If I remember correctly, in 1950, Verichrome Pan, which was the popular B&W film, was ASA 32. I think it changed to ASA 64 in 1956. Kodacolor was also ASA 32 daylight and ASA 10 with a filter for tungsten. The original Verichrome was an orthochromatic film, and later became panchromatic. I always thought Verichrome Pan was a fine film, although it was considered 'box camera' film by many. Yes, they were of higher contrast, but I don't think that much.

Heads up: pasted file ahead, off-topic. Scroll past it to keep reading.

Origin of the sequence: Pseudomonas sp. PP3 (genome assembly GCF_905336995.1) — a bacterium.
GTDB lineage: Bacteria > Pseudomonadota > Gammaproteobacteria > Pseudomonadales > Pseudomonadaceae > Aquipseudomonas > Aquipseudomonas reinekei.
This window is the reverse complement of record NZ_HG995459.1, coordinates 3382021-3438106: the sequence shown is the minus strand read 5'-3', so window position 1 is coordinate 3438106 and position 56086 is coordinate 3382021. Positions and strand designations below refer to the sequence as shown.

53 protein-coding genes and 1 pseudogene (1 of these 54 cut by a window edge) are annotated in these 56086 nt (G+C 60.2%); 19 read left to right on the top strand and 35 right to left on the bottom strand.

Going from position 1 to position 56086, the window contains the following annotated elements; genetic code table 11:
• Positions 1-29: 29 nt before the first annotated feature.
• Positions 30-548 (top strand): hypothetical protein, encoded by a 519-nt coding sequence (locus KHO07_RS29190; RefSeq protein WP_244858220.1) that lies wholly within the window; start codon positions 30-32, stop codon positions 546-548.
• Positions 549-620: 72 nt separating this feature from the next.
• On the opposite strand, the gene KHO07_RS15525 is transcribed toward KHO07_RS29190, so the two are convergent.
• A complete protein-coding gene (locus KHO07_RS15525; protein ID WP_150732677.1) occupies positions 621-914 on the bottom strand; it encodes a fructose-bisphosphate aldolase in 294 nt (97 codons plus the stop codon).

My experience with HP5 is that it is low contrast, especially if over exposed.
I would try some Pan F, which is more like the 1950 films.
Somehow we all took photos with slow lenses and slow films - maybe because we didn't know any better. My Dad took lots of Kodachrome slides with cameras with f4.5 and f3.5 lenses. Kodachrome then was ASA 10. Those slides still look great today.